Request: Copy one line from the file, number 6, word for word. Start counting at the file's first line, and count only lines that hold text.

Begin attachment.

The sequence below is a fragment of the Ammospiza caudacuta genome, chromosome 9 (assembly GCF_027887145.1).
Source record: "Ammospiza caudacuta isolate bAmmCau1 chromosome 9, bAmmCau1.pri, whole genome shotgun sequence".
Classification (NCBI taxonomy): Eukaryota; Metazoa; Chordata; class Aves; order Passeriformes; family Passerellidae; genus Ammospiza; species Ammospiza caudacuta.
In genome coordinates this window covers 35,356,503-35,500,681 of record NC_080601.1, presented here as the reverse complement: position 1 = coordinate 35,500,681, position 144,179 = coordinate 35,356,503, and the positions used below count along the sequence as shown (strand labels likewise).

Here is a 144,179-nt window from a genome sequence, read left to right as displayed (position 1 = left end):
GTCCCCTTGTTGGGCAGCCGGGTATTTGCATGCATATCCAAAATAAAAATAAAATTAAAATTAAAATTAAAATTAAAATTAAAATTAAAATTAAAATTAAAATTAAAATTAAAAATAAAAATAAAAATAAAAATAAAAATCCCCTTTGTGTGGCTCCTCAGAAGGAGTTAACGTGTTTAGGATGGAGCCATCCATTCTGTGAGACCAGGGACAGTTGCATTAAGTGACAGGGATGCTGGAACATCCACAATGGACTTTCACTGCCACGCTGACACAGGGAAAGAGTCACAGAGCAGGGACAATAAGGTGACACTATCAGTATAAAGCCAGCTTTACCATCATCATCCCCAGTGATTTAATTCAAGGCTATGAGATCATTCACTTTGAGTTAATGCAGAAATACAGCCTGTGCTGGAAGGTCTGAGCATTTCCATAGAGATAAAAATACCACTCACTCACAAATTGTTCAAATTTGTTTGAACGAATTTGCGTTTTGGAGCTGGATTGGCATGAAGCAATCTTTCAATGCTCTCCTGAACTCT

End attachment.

GTCCCCTTGTTGGGCAGCCGGGTATTTGCATGCATATCCAAAATAAAAATAAAATTAAAATTAAAATTAAAATTAAAATTAAAATTAAAATTAAAATTAAAATTAAAATTAAAAATAAAAATAAAAATAAAAATAAAAATCCCCTTTGTGTGGCTCCTCAGAAGGAGTTAACGTGTTTAGGATGGAGCCATCCATTCTGTGAGACCAGGGACAGTTGCATTAAGTGACAGGGATGCTGGAACATCCACAATGGACTTTCACTGCCACGCTGACACAGGGAAAGAGTCACAGAGCAGGGACAATAAGGTGACACTATCAGTATAAAGCCAGCTTTACCATCATCATCCCCAGTGATTTAATTCAAGGCTATGAGATCATTCACTTTGAGTTAATGCAGAAATACAGCCTGTGCTGGAAGGTCTGAGCATTTCCATAGAGATAAAAATACCACTCACTCACAAATTGTTCAAATTTGTTTGAACGAATTTGCGTTTTGGAGCTGGATTGGCATGAAGCAATCTTTCAATGCTCTCCTGAACTCT